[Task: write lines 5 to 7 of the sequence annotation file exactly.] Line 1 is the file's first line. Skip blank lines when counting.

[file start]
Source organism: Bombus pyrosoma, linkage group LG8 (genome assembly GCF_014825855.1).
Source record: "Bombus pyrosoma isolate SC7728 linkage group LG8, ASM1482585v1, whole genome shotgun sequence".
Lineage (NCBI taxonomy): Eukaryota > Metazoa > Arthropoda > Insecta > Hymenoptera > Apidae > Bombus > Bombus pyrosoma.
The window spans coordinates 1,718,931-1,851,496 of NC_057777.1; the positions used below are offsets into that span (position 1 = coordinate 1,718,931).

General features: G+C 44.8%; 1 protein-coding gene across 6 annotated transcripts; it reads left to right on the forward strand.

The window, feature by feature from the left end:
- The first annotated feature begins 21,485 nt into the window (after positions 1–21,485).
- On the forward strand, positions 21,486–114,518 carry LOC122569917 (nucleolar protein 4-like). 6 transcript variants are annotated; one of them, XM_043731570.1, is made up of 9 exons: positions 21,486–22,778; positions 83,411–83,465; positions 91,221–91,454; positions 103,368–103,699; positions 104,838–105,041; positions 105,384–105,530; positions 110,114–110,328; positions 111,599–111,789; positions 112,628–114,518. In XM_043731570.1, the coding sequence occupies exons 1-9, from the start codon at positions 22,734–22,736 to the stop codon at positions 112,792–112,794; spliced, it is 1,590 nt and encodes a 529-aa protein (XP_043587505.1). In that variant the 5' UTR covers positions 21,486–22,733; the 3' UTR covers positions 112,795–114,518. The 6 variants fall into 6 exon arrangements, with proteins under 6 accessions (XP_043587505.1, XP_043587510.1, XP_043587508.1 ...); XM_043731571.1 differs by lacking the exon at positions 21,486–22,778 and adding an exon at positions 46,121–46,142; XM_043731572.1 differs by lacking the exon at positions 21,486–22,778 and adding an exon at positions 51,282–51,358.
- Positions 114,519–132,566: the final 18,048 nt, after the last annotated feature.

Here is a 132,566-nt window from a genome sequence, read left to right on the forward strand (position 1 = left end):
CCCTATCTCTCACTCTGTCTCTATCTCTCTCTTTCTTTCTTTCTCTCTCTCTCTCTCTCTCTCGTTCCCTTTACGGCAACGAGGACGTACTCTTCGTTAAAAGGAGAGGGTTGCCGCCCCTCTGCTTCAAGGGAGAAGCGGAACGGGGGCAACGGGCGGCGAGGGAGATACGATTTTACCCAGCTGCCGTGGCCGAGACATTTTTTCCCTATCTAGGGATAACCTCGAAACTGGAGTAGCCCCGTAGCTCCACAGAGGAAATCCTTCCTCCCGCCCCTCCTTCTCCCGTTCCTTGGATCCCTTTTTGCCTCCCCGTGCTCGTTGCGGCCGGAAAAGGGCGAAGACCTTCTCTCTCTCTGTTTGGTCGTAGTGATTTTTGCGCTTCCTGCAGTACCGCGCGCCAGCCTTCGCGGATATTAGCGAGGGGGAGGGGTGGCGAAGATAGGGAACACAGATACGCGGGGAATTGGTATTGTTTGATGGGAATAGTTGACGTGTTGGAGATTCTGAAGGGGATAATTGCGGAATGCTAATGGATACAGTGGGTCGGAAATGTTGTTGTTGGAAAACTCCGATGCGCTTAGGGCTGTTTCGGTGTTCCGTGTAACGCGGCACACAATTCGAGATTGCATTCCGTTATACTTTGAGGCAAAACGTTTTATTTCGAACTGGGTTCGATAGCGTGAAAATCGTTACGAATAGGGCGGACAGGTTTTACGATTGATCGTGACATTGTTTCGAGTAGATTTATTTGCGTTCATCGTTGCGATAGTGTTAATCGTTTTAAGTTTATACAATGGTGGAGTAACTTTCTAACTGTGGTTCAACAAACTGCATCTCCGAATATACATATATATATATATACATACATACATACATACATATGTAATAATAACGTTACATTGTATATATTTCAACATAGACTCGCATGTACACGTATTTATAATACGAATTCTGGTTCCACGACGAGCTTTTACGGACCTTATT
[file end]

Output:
General features: G+C 44.8%; 1 protein-coding gene across 6 annotated transcripts; it reads left to right on the forward strand.

The window, feature by feature from the left end:
- The first annotated feature begins 21,485 nt into the window (after positions 1–21,485).